The planet just recorded its hottest September since at least 1880, according to three of the authoritative temperature-tracking agencies in the world, reports Andrew Freedman in an article for The Washington Post.
The data, most of which was released Wednesday, shows that 2020 is on track to be one of the hottest years on record, with the possibility of tying or breaking the milestone for the hottest year, set in 2016.
In addition, 2020 is likely to be the hottest year when a La Niña event was present in the tropical Pacific Ocean. This climate phenomenon is characterized by cooler-than-average ocean temperatures near the equator in the central and eastern tropical Pacific, and it tends to lower global temperatures slightly. (El Niño events, on the other hand, add even more heat to the planet, causing temperature spikes on top of global warming.)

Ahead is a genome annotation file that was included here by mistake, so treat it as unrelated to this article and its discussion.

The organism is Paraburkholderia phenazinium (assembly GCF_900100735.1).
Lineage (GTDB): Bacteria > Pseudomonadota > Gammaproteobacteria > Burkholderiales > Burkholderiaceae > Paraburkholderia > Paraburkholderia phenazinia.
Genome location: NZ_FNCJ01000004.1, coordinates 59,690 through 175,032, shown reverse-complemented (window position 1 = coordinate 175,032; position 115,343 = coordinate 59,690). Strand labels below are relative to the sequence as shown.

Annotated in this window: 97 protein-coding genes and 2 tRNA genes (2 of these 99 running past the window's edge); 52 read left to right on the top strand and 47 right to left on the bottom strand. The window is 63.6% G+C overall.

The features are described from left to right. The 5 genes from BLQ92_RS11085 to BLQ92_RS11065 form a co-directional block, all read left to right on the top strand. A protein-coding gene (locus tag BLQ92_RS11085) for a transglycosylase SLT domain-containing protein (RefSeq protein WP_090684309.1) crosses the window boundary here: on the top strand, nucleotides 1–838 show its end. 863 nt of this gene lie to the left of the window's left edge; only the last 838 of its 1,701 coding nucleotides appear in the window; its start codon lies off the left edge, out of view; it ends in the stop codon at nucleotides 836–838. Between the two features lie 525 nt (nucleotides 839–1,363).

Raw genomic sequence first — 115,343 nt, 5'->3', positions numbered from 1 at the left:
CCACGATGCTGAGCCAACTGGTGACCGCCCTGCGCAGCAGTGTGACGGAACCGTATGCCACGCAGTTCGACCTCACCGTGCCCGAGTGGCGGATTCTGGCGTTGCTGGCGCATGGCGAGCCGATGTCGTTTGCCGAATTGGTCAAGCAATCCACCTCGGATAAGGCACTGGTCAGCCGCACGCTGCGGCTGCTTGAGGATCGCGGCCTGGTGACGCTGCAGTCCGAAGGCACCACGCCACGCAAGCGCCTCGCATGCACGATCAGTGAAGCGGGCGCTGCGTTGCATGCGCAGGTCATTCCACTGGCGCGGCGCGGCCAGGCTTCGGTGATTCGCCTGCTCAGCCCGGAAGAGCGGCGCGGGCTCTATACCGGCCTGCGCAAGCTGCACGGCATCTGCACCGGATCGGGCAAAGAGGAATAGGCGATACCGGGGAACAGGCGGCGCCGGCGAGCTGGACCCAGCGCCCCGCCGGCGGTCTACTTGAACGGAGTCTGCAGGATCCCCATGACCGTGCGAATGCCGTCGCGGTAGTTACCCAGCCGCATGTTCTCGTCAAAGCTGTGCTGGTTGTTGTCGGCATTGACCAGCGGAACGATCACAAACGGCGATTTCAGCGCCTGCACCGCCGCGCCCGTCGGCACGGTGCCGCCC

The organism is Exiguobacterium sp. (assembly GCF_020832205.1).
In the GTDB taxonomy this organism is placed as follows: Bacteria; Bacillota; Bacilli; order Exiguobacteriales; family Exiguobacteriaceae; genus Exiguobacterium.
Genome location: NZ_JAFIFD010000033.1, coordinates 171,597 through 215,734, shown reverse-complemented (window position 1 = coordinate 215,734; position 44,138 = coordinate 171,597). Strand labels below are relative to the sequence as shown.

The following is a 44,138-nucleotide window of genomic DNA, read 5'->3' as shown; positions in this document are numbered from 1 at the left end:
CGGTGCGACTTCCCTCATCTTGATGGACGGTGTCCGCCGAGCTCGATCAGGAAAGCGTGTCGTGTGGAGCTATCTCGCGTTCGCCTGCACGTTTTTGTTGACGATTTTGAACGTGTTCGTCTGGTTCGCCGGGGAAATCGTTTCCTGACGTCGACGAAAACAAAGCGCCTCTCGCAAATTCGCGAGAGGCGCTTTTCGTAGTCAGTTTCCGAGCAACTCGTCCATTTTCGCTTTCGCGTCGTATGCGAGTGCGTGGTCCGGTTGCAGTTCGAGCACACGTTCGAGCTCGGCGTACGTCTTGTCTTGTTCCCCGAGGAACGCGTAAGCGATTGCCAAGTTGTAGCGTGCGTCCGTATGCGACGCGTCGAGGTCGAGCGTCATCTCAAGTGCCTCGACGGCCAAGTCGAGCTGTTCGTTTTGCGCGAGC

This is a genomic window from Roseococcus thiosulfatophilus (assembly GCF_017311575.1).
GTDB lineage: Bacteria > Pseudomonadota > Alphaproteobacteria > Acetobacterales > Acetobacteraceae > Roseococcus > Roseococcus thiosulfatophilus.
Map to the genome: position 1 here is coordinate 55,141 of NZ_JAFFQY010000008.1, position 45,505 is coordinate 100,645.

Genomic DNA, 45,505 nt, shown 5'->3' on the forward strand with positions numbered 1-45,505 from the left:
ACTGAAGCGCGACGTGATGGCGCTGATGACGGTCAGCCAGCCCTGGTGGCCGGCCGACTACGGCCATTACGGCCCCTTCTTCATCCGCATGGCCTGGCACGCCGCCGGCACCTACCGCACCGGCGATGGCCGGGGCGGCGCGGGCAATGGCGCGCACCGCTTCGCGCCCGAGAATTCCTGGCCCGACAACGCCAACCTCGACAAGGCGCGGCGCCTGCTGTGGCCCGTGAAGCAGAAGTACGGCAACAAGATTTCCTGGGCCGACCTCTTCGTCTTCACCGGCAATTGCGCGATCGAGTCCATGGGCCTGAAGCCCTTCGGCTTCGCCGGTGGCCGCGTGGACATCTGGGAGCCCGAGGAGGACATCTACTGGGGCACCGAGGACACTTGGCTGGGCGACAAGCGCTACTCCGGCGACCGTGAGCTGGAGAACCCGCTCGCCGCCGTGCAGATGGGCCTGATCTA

These trends are all consistent with rapid global warming driven primarily by human emissions of greenhouse gases from burning fossil fuels.
According to the National Oceanic and Atmospheric Administration, the average global temperature in September was 1.75 degrees (0.97 Celsius) above the 20th-century average, surpassing previous records for the month that were set in 2015 and 2016 by about 0.04 degrees (0.02 Celsius).
The 10 warmest Septembers have occurred since 2005, and the seven warmest Septembers have occurred in the past seven years, NOAA stated in a news release.
Source: The Washington Post. Read the full article here